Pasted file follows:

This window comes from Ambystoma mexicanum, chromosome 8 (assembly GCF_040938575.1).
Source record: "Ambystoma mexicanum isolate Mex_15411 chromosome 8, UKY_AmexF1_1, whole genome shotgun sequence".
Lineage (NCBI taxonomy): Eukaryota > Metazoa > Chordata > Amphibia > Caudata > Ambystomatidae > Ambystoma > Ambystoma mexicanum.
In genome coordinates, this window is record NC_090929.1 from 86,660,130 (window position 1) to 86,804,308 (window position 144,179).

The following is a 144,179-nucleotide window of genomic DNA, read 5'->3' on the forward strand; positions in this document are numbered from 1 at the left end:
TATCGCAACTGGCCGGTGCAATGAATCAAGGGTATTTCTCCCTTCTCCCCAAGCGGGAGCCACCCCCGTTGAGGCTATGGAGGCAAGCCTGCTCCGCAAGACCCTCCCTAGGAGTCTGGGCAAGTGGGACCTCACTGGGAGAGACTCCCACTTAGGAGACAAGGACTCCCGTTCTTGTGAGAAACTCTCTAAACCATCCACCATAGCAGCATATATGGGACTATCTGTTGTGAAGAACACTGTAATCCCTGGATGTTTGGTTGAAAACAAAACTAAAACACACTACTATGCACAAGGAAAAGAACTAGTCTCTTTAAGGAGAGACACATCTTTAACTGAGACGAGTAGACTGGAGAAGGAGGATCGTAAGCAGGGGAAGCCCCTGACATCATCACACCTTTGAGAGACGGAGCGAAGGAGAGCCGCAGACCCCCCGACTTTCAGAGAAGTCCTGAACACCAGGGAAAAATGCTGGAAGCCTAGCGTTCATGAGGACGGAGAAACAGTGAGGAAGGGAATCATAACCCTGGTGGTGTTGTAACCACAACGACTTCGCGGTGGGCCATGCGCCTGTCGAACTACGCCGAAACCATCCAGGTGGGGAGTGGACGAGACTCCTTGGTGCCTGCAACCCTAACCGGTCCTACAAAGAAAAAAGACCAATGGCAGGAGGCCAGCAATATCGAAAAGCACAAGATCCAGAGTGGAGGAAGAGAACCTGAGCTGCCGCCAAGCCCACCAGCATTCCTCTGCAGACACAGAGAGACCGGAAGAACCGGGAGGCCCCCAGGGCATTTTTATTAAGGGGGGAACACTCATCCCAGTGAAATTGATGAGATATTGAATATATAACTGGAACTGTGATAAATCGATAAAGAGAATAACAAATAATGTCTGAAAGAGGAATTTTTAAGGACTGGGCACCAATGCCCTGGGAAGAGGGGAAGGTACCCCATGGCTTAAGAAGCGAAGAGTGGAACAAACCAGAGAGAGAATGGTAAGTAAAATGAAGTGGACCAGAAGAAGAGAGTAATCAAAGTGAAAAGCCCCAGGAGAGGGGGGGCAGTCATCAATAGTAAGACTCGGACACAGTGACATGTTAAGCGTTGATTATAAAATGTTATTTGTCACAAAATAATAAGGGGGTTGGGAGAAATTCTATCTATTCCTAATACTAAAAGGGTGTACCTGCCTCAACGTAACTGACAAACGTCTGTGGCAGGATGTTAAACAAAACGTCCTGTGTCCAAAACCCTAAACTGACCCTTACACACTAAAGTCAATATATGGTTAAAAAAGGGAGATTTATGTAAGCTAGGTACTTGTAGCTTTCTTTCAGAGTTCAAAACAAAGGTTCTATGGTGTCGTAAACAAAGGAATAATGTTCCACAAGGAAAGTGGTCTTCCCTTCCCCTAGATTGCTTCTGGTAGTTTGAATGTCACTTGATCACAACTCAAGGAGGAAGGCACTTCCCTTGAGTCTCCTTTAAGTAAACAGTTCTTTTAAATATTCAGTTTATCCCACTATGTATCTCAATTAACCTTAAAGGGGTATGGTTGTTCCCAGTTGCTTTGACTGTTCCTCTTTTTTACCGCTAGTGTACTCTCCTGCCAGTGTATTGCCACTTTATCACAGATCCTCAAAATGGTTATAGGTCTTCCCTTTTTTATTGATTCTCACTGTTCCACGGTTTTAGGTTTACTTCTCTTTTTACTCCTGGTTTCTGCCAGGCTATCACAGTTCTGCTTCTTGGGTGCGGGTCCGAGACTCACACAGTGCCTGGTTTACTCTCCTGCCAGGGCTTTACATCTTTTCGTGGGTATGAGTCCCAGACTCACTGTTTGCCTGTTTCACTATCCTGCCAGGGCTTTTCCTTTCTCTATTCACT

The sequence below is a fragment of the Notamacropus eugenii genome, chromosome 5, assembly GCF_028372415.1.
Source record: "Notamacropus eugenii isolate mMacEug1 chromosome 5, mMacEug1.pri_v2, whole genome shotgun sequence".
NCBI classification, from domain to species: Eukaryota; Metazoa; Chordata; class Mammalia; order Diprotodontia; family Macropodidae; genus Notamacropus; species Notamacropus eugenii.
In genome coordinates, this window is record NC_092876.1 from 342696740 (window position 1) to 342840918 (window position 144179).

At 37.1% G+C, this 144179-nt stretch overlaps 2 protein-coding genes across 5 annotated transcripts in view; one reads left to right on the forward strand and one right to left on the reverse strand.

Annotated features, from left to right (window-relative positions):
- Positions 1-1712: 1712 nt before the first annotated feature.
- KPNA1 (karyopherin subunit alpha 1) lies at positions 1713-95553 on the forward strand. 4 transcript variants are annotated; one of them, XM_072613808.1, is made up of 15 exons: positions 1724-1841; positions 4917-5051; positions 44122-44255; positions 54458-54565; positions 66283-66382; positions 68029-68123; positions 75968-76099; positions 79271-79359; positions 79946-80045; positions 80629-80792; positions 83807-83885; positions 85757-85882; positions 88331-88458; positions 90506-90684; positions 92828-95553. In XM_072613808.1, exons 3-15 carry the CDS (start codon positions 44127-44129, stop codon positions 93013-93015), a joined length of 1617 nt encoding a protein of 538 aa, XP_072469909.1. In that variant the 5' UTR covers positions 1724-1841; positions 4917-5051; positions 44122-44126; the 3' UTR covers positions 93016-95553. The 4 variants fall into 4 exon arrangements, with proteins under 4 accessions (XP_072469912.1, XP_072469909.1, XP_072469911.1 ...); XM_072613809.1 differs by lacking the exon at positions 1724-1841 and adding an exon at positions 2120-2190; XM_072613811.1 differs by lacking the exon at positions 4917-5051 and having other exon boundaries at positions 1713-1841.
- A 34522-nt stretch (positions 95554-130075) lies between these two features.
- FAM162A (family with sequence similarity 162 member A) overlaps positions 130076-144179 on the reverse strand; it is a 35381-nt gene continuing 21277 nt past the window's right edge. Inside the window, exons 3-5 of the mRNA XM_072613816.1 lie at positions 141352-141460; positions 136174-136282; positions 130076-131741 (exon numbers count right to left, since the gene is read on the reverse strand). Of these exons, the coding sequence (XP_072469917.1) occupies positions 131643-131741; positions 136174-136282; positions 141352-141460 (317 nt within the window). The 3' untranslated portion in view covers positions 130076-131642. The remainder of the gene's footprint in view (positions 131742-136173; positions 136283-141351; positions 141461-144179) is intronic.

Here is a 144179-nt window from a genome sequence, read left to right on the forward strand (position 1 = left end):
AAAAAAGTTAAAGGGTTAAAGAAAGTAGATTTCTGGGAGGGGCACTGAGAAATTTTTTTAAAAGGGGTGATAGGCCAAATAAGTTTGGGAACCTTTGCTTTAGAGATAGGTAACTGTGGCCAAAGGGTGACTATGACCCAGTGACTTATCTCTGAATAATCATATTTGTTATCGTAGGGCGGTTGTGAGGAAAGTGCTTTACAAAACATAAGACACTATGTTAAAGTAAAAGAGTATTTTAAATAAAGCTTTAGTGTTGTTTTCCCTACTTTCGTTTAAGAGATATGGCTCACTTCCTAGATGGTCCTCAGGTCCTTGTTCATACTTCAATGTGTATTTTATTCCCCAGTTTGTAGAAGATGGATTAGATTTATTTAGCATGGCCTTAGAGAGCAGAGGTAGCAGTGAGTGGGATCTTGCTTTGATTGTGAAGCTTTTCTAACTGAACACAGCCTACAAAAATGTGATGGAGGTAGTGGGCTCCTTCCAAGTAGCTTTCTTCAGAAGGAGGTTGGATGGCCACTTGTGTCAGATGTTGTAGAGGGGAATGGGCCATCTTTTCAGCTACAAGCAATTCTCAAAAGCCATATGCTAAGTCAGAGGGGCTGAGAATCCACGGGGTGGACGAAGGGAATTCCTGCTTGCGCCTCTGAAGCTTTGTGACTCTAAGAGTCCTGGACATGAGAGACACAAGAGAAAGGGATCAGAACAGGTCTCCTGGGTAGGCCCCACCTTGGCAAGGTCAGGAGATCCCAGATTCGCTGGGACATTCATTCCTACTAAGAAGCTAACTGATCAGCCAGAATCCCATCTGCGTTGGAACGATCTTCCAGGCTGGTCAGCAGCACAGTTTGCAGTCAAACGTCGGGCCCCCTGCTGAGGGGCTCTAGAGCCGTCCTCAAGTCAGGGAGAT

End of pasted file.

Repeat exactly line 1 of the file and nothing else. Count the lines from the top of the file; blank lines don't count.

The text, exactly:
This window comes from Ambystoma mexicanum, chromosome 8 (assembly GCF_040938575.1).